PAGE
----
In a quest to find a new graduate program, I have discovered what I already knew: Getting a master’s degree in something in which I’m really interested is expensive. Anything remotely ministry-inclined is more than twice as much as the degree I’m quitting. I find this to be ridiculous.  How can master’s degrees in fields specifically non-profit be so expensive?  Hello? I won’t be making any money with this degree?

I don’t want to go into more debt just to get a master’s degree.  But I don’t really see a way around it/  I’ve read a lot about avoiding debt and I’m totally on board with that. It’s just so unavoidable.

I’ve read about how Christian women my age who want to someday get married and eventually stay at home with their kids shouldn’t acquire debt because they won’t be able to pay it off.  There are two problems with that statement to me: someday and eventually.  I’m not going to put off graduate school for someday or eventually.

I believe in being prudent, planning for the future (whoa how I plan), etc, but I don’t believe in just twiddling my thumbs. I have no prospects in the young man department. None. Whatsoever. I’m not waiting around for nothing.  I don’t think God wants me to wait for nothing. I just don’t know what I’m waiting for or what I should do/what I should spend while I’m waiting.

Live every week like it’s shark week [Tracy Jordan, 30 Rock]

Author: lakesidegirl

I am a bilingual children’s librarian at a medium-sized library in the Midwest. in the Children's Department of a Regional Library in the Midwest. I lived in Mexico to learn Spanish in 2013/2014. I care about a lot of things. I love. I learn. I teach. I read. I write. I knit. I travel.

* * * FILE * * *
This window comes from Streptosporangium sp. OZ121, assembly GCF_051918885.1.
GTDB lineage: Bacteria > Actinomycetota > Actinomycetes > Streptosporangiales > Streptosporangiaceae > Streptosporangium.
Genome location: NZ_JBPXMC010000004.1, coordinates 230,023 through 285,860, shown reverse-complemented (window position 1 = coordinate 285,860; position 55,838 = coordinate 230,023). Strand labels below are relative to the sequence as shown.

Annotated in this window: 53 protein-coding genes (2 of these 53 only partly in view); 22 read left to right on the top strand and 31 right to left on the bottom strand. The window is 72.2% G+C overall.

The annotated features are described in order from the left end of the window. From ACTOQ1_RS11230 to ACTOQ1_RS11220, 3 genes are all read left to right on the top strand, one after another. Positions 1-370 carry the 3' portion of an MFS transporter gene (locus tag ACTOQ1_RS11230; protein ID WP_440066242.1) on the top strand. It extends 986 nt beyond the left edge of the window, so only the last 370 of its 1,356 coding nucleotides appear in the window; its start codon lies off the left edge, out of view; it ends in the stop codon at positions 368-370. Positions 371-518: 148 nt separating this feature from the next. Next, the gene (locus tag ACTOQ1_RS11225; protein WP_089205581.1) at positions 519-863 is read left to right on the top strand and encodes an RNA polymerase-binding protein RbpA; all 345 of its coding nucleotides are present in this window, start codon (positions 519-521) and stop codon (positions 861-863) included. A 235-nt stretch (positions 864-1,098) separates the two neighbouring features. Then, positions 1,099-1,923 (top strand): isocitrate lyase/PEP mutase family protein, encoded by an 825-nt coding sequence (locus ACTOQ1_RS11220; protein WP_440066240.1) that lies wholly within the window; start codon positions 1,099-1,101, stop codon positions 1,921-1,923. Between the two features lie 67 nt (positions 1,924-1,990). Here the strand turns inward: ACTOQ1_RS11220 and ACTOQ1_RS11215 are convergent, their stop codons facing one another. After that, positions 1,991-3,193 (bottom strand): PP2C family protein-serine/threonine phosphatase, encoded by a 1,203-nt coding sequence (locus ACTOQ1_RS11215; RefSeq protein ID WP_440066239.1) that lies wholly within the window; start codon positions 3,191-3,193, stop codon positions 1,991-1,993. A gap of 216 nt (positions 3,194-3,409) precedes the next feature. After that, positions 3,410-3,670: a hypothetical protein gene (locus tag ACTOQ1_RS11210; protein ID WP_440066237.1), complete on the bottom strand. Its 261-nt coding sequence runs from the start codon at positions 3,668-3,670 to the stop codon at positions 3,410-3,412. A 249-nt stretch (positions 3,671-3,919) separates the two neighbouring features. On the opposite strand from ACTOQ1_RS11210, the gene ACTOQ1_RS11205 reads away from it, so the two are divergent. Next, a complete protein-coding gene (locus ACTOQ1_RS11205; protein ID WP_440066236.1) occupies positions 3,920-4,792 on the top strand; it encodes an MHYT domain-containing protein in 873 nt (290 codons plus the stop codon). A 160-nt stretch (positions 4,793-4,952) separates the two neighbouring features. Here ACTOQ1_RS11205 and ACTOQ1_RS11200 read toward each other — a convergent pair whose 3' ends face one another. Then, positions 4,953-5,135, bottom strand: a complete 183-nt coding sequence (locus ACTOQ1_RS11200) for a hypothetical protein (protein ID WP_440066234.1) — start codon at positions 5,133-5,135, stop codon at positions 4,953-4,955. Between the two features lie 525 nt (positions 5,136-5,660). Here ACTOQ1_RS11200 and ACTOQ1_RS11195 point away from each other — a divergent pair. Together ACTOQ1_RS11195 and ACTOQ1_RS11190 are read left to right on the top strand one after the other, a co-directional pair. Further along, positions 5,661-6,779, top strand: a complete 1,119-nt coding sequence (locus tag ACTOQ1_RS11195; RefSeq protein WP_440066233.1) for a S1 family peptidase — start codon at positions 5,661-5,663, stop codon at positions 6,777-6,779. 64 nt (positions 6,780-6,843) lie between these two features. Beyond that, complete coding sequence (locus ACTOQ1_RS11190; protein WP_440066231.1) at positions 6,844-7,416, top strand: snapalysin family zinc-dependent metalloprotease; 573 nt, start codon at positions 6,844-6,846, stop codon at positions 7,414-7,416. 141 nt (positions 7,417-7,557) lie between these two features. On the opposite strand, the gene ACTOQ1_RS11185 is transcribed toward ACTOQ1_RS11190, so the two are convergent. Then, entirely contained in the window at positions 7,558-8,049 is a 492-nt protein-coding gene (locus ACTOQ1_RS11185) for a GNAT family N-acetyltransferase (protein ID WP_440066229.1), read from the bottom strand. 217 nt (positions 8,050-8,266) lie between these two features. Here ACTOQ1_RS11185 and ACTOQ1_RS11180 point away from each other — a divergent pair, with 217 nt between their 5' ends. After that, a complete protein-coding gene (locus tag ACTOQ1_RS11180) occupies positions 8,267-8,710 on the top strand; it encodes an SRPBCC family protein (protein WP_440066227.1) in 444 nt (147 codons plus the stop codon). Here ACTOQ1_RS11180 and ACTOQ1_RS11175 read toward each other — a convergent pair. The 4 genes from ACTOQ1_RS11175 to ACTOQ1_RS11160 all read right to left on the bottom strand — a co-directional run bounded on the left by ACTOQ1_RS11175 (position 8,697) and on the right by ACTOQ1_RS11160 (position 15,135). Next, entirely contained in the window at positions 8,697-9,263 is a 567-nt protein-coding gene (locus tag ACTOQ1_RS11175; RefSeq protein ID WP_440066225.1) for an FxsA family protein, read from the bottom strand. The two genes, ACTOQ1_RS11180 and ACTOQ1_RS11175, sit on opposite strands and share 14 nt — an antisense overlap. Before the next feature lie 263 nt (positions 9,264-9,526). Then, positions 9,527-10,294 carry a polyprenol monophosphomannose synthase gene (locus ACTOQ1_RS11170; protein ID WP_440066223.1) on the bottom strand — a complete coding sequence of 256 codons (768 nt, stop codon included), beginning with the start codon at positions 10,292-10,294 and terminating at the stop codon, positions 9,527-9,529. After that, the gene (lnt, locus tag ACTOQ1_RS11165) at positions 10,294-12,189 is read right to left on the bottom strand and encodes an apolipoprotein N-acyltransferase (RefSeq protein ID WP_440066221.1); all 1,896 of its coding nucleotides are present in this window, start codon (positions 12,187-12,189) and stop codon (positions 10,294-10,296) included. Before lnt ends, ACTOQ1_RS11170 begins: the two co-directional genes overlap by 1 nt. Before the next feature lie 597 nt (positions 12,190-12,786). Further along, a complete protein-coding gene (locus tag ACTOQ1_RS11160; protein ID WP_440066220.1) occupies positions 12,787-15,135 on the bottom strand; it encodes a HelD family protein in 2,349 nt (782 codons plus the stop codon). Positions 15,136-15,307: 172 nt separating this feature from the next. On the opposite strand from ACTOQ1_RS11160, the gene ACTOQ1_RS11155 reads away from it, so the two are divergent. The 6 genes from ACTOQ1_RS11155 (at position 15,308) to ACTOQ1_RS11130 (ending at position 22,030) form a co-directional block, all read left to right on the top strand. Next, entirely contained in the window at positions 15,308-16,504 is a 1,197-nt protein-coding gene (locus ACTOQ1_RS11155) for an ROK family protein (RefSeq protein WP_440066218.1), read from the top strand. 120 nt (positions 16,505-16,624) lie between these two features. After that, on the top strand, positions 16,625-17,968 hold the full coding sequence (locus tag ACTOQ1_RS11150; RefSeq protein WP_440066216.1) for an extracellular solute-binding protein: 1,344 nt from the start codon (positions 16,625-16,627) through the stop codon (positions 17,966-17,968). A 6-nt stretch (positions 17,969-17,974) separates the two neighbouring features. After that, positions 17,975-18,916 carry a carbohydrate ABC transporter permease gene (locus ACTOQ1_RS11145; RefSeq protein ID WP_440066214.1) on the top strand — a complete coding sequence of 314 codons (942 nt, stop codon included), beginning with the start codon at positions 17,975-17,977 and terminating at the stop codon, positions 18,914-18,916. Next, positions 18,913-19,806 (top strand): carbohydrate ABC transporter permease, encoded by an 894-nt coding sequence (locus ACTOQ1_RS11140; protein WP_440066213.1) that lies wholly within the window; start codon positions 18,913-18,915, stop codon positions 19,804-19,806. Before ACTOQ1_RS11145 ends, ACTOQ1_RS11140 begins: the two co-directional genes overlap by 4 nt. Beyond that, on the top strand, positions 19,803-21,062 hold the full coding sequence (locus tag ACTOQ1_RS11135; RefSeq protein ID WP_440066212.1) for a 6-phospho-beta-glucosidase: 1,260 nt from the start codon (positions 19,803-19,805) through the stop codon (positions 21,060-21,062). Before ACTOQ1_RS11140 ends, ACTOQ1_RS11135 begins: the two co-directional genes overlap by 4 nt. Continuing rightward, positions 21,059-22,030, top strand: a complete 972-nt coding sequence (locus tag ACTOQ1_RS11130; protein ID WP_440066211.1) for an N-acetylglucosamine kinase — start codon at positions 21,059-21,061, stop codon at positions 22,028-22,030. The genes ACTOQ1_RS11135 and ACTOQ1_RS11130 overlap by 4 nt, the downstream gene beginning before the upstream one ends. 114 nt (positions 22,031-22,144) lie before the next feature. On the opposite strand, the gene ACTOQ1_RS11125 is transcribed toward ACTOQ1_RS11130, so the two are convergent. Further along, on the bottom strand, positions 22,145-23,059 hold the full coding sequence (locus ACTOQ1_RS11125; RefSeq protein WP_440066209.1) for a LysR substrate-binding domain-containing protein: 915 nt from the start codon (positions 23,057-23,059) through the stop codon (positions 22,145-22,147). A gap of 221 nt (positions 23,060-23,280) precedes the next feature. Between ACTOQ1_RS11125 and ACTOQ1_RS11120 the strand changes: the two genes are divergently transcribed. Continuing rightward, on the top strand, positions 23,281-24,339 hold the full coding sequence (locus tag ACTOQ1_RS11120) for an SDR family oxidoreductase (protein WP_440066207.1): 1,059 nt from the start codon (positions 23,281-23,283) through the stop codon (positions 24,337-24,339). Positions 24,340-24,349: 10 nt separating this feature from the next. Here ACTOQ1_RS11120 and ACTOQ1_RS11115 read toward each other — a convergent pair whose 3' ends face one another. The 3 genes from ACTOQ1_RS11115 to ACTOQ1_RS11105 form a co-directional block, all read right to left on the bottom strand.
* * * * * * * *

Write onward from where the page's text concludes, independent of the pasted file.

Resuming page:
4 thoughts on “Waiting?”

  1. “How can master’s degrees in fields specifically non-profit be so expensive?” Alas, probably because there are no big corporate backers.

    I say go for it! Don’t sit around twiddling your thumbs. Do what will make you happy! And good luck! You don’t sound like someone who’s going into debt lightly. You’re buying an education, not a flashy new car or wardrobe. Usually, that’s worth it.

    1. Yes! My beloved non-profit would never be able to pay for me to get my master’s like a business would. I’d never even think of asking either–me getting a master’s shouldn’t be their high priority.
      And, I’m most definitely going for it–I just don’t know where…That’s what next semester is for, figuring it out.
      Also, maybe once I’m not working full-time AND going to school full-time, I might have time to come back to UU. I may have to pretend like I’m new, because so much has happened in the last year, for all of y’all and me! I miss it.

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